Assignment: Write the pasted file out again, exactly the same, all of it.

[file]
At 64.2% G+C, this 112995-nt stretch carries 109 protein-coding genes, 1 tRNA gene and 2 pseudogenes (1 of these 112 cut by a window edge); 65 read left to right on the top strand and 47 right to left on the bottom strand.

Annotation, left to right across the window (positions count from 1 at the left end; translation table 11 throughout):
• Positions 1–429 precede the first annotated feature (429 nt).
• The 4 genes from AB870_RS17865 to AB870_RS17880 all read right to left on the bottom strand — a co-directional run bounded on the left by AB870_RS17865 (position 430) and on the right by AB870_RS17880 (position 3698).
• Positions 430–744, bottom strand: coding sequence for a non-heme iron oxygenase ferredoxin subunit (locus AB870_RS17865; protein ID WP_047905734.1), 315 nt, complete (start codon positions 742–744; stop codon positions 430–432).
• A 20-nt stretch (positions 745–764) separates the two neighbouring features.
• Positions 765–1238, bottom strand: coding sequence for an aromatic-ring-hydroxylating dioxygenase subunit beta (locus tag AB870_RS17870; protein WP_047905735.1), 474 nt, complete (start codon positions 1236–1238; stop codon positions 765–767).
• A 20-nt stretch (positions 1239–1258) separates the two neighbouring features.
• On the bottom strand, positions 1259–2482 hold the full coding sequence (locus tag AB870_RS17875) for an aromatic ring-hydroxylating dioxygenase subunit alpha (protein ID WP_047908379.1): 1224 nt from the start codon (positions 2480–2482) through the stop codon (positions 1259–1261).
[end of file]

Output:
At 64.2% G+C, this 112995-nt stretch carries 109 protein-coding genes, 1 tRNA gene and 2 pseudogenes (1 of these 112 cut by a window edge); 65 read left to right on the top strand and 47 right to left on the bottom strand.

Annotation, left to right across the window (positions count from 1 at the left end; translation table 11 throughout):
• Positions 1–429 precede the first annotated feature (429 nt).
• The 4 genes from AB870_RS17865 to AB870_RS17880 all read right to left on the bottom strand — a co-directional run bounded on the left by AB870_RS17865 (position 430) and on the right by AB870_RS17880 (position 3698).
• Positions 430–744, bottom strand: coding sequence for a non-heme iron oxygenase ferredoxin subunit (locus AB870_RS17865; protein ID WP_047905734.1), 315 nt, complete (start codon positions 742–744; stop codon positions 430–432).
• A 20-nt stretch (positions 745–764) separates the two neighbouring features.
• Positions 765–1238, bottom strand: coding sequence for an aromatic-ring-hydroxylating dioxygenase subunit beta (locus tag AB870_RS17870; protein WP_047905735.1), 474 nt, complete (start codon positions 1236–1238; stop codon positions 765–767).
• A 20-nt stretch (positions 1239–1258) separates the two neighbouring features.
• On the bottom strand, positions 1259–2482 hold the full coding sequence (locus tag AB870_RS17875) for an aromatic ring-hydroxylating dioxygenase subunit alpha (protein ID WP_047908379.1): 1224 nt from the start codon (positions 2480–2482) through the stop codon (positions 1259–1261).